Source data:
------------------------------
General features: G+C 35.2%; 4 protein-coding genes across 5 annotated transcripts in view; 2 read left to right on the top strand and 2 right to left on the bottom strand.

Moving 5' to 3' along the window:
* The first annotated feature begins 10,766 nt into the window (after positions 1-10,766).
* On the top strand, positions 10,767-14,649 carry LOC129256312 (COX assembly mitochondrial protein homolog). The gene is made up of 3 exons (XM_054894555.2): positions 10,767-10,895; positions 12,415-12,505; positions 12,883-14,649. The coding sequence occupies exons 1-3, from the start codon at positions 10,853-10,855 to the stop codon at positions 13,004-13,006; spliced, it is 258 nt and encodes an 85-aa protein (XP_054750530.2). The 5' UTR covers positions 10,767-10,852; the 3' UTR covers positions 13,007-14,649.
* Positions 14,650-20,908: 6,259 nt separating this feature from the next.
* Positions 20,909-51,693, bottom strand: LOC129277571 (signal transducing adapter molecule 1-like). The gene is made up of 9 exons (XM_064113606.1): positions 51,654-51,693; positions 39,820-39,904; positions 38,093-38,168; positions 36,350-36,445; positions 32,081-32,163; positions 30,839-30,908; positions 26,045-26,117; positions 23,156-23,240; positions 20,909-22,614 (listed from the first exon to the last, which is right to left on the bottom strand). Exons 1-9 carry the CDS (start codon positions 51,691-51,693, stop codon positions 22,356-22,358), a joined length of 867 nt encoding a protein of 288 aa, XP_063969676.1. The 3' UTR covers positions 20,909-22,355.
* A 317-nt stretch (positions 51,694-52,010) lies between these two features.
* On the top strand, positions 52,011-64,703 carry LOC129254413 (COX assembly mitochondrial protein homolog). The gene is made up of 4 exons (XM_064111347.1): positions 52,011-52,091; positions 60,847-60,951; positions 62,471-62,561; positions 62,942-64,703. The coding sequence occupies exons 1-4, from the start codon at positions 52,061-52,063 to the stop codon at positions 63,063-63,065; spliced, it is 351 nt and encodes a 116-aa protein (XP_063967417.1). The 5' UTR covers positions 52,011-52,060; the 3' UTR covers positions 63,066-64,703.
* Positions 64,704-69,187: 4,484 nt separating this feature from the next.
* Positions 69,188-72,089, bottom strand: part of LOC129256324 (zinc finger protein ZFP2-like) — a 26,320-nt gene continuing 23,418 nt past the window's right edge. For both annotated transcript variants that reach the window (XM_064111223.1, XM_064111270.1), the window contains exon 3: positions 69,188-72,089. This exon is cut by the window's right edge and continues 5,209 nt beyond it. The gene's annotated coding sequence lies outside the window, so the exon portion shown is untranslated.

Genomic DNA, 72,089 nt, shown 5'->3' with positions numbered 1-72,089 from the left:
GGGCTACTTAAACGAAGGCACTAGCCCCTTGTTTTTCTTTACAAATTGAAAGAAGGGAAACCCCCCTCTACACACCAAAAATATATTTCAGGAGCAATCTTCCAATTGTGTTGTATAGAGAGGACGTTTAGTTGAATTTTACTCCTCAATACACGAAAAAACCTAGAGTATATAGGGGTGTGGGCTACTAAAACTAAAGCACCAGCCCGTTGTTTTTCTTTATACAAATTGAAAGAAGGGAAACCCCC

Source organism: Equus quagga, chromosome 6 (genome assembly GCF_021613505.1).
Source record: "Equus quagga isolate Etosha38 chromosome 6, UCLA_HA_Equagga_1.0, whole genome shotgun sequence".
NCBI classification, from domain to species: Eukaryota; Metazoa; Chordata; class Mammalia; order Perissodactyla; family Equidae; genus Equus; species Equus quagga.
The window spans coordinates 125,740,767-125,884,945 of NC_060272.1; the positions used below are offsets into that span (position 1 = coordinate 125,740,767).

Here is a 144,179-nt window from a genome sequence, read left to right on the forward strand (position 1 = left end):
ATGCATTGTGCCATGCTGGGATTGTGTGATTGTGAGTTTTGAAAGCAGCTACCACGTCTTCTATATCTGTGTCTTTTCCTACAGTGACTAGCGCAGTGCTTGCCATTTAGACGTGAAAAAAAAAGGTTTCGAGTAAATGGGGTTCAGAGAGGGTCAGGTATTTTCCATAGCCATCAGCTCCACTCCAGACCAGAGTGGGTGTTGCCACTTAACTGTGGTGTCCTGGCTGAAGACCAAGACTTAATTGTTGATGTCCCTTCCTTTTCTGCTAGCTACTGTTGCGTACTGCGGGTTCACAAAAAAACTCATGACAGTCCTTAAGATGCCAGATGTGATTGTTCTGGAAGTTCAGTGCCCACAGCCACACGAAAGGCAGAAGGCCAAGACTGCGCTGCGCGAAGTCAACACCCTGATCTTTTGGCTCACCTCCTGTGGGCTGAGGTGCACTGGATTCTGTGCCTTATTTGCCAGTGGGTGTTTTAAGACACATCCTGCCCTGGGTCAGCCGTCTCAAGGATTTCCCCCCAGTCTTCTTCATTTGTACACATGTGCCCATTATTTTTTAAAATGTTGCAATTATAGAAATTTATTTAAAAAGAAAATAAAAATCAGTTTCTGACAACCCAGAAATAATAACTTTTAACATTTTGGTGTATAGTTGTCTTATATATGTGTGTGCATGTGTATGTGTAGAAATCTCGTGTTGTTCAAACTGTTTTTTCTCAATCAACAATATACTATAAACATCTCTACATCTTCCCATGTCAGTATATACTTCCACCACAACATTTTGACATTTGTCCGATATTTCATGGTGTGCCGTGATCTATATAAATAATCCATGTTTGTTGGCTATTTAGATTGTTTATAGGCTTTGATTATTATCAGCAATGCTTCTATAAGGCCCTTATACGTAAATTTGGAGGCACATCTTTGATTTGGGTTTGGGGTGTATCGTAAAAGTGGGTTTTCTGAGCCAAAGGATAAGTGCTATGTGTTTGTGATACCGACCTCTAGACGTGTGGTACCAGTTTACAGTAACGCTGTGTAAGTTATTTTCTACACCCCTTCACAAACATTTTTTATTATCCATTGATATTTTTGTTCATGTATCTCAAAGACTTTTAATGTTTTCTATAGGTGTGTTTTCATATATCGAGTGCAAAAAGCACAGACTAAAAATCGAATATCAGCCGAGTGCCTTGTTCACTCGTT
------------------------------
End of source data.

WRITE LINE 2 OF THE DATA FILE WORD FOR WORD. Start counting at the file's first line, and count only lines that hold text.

Moving 5' to 3' along the window: